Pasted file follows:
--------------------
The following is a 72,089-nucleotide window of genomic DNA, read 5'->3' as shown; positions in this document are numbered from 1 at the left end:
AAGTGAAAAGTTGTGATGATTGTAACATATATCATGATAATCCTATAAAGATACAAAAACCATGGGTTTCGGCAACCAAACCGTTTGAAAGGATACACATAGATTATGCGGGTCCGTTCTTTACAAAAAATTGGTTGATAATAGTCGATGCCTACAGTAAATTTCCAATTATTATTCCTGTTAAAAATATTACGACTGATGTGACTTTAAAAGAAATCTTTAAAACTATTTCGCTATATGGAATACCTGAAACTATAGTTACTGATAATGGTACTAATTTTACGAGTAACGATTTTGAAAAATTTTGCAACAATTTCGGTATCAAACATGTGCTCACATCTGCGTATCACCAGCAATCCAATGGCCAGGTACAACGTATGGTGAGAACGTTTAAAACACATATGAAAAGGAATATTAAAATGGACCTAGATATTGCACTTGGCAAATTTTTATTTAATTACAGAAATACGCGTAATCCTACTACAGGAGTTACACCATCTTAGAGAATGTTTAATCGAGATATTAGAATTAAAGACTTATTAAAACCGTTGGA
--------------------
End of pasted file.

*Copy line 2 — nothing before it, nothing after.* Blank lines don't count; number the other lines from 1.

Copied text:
AAGTGAAAAGTTGTGATGATTGTAACATATATCATGATAATCCTATAAAGATACAAAAACCATGGGTTTCGGCAACCAAACCGTTTGAAAGGATACACATAGATTATGCGGGTCCGTTCTTTACAAAAAATTGGTTGATAATAGTCGATGCCTACAGTAAATTTCCAATTATTATTCCTGTTAAAAATATTACGACTGATGTGACTTTAAAAGAAATCTTTAAAACTATTTCGCTATATGGAATACCTGAAACTATAGTTACTGATAATGGTACTAATTTTACGAGTAACGATTTTGAAAAATTTTGCAACAATTTCGGTATCAAACATGTGCTCACATCTGCGTATCACCAGCAATCCAATGGCCAGGTACAACGTATGGTGAGAACGTTTAAAACACATATGAAAAGGAATATTAAAATGGACCTAGATATTGCACTTGGCAAATTTTTATTTAATTACAGAAATACGCGTAATCCTACTACAGGAGTTACACCATCTTAGAGAATGTTTAATCGAGATATTAGAATTAAAGACTTATTAAAACCGTTGGA